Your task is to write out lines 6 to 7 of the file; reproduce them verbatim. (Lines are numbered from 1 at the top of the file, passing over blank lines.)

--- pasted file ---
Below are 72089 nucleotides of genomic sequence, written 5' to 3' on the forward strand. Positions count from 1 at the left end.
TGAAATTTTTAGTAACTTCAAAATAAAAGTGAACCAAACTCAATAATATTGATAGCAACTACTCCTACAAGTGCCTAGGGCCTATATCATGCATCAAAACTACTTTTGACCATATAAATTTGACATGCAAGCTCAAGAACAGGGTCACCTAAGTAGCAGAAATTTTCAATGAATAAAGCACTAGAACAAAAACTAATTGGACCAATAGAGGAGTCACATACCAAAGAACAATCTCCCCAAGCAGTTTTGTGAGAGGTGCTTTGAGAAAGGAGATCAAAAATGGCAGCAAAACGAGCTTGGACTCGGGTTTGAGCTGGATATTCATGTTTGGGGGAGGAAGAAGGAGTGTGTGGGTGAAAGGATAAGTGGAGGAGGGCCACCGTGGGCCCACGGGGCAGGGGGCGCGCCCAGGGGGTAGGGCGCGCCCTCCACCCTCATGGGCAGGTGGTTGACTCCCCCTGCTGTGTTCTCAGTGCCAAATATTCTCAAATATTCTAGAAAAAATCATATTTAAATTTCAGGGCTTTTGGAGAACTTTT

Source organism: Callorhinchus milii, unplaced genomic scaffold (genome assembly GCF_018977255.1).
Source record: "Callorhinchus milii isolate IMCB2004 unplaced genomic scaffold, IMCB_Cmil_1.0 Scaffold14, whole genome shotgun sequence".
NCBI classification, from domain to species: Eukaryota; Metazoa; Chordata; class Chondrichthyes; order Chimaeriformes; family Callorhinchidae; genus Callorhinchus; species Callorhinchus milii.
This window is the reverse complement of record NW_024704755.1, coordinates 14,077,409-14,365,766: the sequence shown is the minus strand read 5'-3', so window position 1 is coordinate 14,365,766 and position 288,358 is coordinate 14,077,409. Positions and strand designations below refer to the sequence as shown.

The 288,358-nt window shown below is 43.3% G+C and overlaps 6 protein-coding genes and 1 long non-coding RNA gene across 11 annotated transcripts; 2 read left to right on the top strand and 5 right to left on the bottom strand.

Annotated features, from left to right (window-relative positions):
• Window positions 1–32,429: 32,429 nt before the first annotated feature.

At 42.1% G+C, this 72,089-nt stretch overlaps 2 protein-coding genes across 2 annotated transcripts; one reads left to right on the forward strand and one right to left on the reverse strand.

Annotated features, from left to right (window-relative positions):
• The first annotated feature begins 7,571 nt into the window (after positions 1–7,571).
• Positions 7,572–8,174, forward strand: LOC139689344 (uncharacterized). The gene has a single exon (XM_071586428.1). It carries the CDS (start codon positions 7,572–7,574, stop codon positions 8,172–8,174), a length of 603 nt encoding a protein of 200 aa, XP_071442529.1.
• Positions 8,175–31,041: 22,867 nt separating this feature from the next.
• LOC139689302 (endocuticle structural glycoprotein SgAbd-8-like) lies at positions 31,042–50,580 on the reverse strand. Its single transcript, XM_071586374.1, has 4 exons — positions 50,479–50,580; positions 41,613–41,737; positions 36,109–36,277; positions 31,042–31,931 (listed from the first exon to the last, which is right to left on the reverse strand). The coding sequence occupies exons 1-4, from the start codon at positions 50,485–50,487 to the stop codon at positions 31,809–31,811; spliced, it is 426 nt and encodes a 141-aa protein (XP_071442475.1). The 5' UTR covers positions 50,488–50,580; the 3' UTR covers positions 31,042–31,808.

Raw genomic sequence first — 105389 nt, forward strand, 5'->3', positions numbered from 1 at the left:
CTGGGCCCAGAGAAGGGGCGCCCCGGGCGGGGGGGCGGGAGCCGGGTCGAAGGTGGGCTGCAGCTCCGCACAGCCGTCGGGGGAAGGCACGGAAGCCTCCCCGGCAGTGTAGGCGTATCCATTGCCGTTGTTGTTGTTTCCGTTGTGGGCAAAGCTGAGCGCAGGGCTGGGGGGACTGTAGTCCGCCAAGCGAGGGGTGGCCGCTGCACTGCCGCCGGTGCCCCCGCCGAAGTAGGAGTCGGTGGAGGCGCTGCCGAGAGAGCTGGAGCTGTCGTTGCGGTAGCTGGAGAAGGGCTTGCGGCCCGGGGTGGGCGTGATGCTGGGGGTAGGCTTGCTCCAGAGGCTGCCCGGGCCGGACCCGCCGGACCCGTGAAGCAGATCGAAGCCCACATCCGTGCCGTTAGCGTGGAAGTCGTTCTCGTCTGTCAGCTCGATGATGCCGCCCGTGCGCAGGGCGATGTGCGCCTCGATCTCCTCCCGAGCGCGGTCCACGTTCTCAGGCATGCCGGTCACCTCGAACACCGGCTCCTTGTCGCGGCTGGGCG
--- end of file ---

This window is the reverse complement of record NW_024704755.1, coordinates 14,077,409-14,365,766: the sequence shown is the minus strand read 5'-3', so window position 1 is coordinate 14,365,766 and position 288,358 is coordinate 14,077,409. Positions and strand designations below refer to the sequence as shown.

The 288,358-nt window shown below is 43.3% G+C and overlaps 6 protein-coding genes and 1 long non-coding RNA gene across 11 annotated transcripts; 2 read left to right on the top strand and 5 right to left on the bottom strand.